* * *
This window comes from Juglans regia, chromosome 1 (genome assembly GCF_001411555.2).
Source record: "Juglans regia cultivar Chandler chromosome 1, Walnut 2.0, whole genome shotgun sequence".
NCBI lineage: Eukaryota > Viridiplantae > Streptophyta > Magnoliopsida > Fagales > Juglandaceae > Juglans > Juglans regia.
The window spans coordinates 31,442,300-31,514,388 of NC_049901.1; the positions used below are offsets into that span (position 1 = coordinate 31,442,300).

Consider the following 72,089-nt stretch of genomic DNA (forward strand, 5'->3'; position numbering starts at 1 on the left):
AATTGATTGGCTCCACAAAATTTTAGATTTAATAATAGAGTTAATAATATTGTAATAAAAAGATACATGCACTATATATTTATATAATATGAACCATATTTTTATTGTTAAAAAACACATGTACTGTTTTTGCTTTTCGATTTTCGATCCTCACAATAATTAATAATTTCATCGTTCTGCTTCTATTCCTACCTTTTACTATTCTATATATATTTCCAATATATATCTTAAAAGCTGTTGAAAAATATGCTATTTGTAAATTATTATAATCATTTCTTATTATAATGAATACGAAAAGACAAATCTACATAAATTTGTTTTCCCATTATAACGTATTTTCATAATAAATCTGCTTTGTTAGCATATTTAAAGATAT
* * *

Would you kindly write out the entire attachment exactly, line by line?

This window comes from Juglans regia, chromosome 1 (genome assembly GCF_001411555.2).
Source record: "Juglans regia cultivar Chandler chromosome 1, Walnut 2.0, whole genome shotgun sequence".
NCBI lineage: Eukaryota > Viridiplantae > Streptophyta > Magnoliopsida > Fagales > Juglandaceae > Juglans > Juglans regia.
The window spans coordinates 31,442,300-31,514,388 of NC_049901.1; the positions used below are offsets into that span (position 1 = coordinate 31,442,300).

Consider the following 72,089-nt stretch of genomic DNA (forward strand, 5'->3'; position numbering starts at 1 on the left):
AATTGATTGGCTCCACAAAATTTTAGATTTAATAATAGAGTTAATAATATTGTAATAAAAAGATACATGCACTATATATTTATATAATATGAACCATATTTTTATTGTTAAAAAACACATGTACTGTTTTTGCTTTTCGATTTTCGATCCTCACAATAATTAATAATTTCATCGTTCTGCTTCTATTCCTACCTTTTACTATTCTATATATATTTCCAATATATATCTTAAAAGCTGTTGAAAAATATGCTATTTGTAAATTATTATAATCATTTCTTATTATAATGAATACGAAAAGACAAATCTACATAAATTTGTTTTCCCATTATAACGTATTTTCATAATAAATCTGCTTTGTTAGCATATTTAAAGATAT